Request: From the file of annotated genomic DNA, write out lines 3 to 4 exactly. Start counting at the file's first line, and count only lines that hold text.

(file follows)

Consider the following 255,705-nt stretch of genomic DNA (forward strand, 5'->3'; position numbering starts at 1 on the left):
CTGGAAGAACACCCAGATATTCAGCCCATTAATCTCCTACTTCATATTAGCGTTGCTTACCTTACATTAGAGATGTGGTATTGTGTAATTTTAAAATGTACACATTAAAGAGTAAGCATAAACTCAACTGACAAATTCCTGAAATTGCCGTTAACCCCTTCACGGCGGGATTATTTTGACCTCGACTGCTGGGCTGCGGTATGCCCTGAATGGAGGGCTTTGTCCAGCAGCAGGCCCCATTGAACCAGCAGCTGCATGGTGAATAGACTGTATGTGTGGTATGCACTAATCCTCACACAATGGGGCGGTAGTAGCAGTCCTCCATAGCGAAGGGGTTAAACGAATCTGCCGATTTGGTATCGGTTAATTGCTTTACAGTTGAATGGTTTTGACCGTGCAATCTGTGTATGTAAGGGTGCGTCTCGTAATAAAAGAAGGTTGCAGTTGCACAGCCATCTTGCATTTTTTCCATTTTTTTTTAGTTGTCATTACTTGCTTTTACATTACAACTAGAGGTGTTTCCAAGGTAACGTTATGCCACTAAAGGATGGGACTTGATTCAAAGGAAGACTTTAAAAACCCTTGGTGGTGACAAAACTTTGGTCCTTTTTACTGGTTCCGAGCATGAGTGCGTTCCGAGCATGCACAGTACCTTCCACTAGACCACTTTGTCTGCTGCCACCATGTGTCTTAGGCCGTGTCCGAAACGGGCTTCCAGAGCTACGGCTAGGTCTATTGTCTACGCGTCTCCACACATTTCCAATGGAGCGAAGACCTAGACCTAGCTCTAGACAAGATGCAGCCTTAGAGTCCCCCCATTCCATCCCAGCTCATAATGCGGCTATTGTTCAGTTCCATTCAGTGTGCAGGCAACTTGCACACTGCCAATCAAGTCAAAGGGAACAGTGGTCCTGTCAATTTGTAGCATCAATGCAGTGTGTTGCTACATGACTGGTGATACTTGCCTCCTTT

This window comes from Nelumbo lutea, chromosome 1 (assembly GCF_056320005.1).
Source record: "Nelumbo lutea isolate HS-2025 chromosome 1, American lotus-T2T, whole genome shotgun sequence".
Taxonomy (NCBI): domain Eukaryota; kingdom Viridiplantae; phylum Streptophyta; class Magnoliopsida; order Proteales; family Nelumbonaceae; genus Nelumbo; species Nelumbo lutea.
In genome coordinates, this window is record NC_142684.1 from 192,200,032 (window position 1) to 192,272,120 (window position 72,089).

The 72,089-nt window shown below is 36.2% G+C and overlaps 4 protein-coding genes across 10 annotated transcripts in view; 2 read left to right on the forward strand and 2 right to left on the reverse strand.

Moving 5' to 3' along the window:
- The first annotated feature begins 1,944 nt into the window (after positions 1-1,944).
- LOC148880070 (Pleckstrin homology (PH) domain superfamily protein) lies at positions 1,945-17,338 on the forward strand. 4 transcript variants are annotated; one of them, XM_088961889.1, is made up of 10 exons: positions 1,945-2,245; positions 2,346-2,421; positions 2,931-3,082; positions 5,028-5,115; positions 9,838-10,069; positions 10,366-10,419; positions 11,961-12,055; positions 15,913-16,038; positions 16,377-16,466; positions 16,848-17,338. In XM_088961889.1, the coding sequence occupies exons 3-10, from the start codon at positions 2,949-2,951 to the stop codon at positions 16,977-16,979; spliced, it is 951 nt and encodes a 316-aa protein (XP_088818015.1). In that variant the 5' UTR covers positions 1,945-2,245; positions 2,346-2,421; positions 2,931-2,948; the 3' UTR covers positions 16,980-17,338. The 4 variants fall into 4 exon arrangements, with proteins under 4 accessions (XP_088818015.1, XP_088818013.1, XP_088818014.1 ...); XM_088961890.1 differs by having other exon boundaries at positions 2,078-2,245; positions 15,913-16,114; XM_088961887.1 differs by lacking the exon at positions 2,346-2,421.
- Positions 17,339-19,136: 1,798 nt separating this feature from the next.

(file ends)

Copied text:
This window comes from Nelumbo lutea, chromosome 1 (assembly GCF_056320005.1).
Source record: "Nelumbo lutea isolate HS-2025 chromosome 1, American lotus-T2T, whole genome shotgun sequence".